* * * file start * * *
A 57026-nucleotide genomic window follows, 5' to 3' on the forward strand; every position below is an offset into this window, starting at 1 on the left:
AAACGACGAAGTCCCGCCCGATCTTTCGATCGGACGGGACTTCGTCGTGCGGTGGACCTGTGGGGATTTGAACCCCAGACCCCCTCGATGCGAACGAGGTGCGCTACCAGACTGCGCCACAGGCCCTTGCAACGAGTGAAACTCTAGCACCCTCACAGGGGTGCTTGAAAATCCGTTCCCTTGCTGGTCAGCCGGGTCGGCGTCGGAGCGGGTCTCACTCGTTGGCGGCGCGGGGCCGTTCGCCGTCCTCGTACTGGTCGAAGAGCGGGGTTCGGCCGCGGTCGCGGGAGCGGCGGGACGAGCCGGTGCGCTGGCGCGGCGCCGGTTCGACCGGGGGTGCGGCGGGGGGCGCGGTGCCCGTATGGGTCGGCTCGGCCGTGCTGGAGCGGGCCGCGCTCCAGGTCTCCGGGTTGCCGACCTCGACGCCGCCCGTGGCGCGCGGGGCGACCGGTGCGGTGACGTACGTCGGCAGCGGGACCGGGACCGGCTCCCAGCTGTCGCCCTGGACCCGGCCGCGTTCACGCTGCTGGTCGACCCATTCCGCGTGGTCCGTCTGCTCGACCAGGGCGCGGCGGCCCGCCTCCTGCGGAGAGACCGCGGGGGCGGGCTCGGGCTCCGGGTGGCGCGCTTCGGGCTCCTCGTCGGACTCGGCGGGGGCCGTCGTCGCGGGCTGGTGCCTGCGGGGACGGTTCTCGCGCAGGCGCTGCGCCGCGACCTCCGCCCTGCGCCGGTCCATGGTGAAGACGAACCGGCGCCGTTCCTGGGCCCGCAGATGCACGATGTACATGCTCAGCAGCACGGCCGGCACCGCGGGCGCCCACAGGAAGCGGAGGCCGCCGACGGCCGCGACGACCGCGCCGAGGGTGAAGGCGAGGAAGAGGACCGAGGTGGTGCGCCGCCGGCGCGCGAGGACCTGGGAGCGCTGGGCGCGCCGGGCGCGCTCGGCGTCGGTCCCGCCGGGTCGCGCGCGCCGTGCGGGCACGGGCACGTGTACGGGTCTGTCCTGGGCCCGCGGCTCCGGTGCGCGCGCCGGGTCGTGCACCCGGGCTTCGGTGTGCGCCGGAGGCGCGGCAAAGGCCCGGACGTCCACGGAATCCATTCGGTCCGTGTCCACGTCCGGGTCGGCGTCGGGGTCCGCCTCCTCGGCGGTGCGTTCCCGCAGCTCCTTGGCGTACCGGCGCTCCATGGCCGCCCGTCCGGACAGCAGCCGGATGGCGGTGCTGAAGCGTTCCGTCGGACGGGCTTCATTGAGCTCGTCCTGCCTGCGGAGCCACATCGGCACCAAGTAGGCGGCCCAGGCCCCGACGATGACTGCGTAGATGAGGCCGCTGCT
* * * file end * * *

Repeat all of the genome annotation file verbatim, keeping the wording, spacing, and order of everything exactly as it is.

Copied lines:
A 57026-nucleotide genomic window follows, 5' to 3' on the forward strand; every position below is an offset into this window, starting at 1 on the left:
AAACGACGAAGTCCCGCCCGATCTTTCGATCGGACGGGACTTCGTCGTGCGGTGGACCTGTGGGGATTTGAACCCCAGACCCCCTCGATGCGAACGAGGTGCGCTACCAGACTGCGCCACAGGCCCTTGCAACGAGTGAAACTCTAGCACCCTCACAGGGGTGCTTGAAAATCCGTTCCCTTGCTGGTCAGCCGGGTCGGCGTCGGAGCGGGTCTCACTCGTTGGCGGCGCGGGGCCGTTCGCCGTCCTCGTACTGGTCGAAGAGCGGGGTTCGGCCGCGGTCGCGGGAGCGGCGGGACGAGCCGGTGCGCTGGCGCGGCGCCGGTTCGACCGGGGGTGCGGCGGGGGGCGCGGTGCCCGTATGGGTCGGCTCGGCCGTGCTGGAGCGGGCCGCGCTCCAGGTCTCCGGGTTGCCGACCTCGACGCCGCCCGTGGCGCGCGGGGCGACCGGTGCGGTGACGTACGTCGGCAGCGGGACCGGGACCGGCTCCCAGCTGTCGCCCTGGACCCGGCCGCGTTCACGCTGCTGGTCGACCCATTCCGCGTGGTCCGTCTGCTCGACCAGGGCGCGGCGGCCCGCCTCCTGCGGAGAGACCGCGGGGGCGGGCTCGGGCTCCGGGTGGCGCGCTTCGGGCTCCTCGTCGGACTCGGCGGGGGCCGTCGTCGCGGGCTGGTGCCTGCGGGGACGGTTCTCGCGCAGGCGCTGCGCCGCGACCTCCGCCCTGCGCCGGTCCATGGTGAAGACGAACCGGCGCCGTTCCTGGGCCCGCAGATGCACGATGTACATGCTCAGCAGCACGGCCGGCACCGCGGGCGCCCACAGGAAGCGGAGGCCGCCGACGGCCGCGACGACCGCGCCGAGGGTGAAGGCGAGGAAGAGGACCGAGGTGGTGCGCCGCCGGCGCGCGAGGACCTGGGAGCGCTGGGCGCGCCGGGCGCGCTCGGCGTCGGTCCCGCCGGGTCGCGCGCGCCGTGCGGGCACGGGCACGTGTACGGGTCTGTCCTGGGCCCGCGGCTCCGGTGCGCGCGCCGGGTCGTGCACCCGGGCTTCGGTGTGCGCCGGAGGCGCGGCAAAGGCCCGGACGTCCACGGAATCCATTCGGTCCGTGTCCACGTCCGGGTCGGCGTCGGGGTCCGCCTCCTCGGCGGTGCGTTCCCGCAGCTCCTTGGCGTACCGGCGCTCCATGGCCGCCCGTCCGGACAGCAGCCGGATGGCGGTGCTGAAGCGTTCCGTCGGACGGGCTTCATTGAGCTCGTCCTGCCTGCGGAGCCACATCGGCACCAAGTAGGCGGCCCAGGCCCCGACGATGACTGCGTAGATGAGGCCGCTGCT